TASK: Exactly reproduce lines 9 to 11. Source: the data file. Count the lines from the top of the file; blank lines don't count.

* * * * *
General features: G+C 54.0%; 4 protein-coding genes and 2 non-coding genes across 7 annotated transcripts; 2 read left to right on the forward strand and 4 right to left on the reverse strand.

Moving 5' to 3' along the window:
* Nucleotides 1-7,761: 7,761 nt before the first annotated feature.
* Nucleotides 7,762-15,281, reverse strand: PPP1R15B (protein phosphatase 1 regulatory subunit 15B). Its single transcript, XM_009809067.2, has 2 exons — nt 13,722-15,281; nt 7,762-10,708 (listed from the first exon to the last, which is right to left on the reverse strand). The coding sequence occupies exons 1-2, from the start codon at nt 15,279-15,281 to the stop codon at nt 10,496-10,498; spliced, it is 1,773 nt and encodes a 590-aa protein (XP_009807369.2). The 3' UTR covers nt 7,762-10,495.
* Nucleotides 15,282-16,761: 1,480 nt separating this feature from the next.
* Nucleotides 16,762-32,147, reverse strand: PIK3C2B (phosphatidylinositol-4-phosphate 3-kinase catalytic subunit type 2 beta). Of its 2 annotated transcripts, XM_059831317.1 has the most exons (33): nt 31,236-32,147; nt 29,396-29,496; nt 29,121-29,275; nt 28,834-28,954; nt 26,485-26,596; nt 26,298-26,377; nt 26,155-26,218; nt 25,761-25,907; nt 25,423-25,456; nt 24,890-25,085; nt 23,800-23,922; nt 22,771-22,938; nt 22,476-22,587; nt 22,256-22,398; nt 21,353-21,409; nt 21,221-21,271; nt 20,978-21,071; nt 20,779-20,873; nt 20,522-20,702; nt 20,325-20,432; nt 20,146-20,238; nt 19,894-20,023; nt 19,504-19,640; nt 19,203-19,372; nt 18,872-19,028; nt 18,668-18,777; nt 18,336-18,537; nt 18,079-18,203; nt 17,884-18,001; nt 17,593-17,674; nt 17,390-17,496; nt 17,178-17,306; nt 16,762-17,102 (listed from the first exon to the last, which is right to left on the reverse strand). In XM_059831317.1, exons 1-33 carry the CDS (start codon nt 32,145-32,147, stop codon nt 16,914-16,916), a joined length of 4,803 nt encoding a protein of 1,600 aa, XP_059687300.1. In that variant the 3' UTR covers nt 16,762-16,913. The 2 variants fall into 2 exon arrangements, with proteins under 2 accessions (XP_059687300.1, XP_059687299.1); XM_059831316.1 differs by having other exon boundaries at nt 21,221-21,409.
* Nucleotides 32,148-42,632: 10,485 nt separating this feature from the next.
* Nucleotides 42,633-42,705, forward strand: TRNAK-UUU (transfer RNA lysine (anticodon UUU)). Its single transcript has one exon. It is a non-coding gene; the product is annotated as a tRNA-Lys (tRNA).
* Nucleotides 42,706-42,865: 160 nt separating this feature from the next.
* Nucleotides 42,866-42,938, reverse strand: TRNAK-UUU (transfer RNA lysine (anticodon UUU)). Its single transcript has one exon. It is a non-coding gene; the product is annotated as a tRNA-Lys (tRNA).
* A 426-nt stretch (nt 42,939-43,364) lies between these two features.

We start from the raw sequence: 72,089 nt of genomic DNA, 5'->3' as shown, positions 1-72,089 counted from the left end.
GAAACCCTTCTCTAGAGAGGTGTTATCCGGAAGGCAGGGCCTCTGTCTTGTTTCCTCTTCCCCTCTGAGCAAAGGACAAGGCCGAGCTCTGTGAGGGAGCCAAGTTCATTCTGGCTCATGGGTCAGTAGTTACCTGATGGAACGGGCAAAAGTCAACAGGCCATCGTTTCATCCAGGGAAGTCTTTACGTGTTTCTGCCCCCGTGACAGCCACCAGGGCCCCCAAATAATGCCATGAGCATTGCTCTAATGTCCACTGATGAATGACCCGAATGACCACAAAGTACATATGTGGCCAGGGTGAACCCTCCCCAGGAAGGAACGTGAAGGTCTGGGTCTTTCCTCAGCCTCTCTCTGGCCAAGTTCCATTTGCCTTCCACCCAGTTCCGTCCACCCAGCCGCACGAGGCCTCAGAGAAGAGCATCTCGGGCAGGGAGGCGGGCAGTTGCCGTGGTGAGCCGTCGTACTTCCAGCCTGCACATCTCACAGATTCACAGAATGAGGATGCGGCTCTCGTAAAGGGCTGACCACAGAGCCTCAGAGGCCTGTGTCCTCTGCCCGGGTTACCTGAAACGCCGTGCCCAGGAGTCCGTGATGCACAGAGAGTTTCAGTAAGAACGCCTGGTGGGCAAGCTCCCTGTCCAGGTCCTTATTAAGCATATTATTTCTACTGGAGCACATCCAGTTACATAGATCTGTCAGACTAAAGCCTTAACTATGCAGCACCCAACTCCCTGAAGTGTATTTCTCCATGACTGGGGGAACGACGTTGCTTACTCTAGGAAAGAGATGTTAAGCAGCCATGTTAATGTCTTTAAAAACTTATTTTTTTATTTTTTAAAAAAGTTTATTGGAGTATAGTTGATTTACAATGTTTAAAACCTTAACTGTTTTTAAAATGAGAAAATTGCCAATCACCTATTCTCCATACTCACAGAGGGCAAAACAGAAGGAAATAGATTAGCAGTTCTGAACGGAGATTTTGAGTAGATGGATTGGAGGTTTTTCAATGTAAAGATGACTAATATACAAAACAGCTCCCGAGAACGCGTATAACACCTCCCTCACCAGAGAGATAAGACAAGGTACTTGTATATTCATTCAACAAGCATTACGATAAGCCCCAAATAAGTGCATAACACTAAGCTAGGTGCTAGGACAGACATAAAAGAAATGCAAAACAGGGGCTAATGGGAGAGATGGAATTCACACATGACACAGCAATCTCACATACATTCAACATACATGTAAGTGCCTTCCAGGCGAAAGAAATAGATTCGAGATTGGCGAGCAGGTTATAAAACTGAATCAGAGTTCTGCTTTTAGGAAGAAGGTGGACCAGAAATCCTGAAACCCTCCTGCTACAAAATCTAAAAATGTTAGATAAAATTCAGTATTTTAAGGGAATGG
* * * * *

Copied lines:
* Nucleotides 42,706-42,865: 160 nt separating this feature from the next.
* Nucleotides 42,866-42,938, reverse strand: TRNAK-UUU (transfer RNA lysine (anticodon UUU)). Its single transcript has one exon. It is a non-coding gene; the product is annotated as a tRNA-Lys (tRNA).
* A 426-nt stretch (nt 42,939-43,364) lies between these two features.